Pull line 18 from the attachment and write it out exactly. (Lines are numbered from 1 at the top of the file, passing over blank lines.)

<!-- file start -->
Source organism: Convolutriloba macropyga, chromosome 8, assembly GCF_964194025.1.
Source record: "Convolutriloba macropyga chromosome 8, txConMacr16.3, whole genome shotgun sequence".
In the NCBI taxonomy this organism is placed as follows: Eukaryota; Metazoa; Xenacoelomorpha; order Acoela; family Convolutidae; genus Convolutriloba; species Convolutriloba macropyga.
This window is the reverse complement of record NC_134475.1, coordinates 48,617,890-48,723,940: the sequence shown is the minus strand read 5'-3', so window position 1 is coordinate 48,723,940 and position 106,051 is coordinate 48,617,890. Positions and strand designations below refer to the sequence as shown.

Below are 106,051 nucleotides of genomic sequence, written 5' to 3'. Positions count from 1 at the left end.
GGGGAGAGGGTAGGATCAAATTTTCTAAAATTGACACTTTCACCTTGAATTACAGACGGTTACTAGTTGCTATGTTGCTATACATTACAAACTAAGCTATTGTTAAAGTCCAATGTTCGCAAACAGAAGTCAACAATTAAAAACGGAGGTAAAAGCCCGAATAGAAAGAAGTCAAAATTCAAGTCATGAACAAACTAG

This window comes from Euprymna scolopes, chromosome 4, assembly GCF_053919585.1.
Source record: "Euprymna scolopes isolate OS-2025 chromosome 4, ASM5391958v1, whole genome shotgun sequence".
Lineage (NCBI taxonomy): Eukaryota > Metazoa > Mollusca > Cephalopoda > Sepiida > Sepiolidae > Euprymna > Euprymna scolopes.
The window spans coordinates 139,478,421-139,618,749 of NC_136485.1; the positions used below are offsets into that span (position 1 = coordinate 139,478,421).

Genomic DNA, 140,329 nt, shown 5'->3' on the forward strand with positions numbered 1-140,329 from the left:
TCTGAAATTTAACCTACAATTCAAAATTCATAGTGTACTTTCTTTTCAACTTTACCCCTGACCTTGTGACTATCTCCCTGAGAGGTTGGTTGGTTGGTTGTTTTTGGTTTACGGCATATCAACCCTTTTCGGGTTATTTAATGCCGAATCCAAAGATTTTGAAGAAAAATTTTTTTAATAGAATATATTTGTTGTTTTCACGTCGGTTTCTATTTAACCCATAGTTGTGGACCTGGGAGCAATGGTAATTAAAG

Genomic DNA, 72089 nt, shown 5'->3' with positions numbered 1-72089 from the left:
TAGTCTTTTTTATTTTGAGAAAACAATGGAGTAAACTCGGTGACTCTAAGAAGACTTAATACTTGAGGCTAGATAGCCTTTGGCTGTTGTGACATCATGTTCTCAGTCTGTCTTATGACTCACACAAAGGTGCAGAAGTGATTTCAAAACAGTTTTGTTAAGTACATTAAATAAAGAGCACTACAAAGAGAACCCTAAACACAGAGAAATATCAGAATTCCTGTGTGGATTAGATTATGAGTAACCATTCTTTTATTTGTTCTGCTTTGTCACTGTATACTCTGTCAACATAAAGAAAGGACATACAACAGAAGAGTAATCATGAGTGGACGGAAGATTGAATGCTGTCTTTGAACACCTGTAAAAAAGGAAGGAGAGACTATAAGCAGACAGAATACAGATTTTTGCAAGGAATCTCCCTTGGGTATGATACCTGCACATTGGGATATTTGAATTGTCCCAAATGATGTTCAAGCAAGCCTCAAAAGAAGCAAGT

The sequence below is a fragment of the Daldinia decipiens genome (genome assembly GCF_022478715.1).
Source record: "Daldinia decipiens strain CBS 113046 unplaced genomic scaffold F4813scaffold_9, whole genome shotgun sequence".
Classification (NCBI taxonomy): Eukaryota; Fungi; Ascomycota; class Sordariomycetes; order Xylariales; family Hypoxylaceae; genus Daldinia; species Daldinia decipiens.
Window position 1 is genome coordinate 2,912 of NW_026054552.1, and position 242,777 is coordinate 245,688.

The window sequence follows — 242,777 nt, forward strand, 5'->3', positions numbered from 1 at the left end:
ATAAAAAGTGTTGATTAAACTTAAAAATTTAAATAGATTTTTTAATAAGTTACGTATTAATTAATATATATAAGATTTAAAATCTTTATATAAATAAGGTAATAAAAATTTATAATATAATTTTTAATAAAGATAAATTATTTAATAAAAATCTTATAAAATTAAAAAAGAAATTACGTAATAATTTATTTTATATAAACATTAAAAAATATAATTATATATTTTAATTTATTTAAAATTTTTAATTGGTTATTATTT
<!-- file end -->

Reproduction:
Window position 1 is genome coordinate 2,912 of NW_026054552.1, and position 242,777 is coordinate 245,688.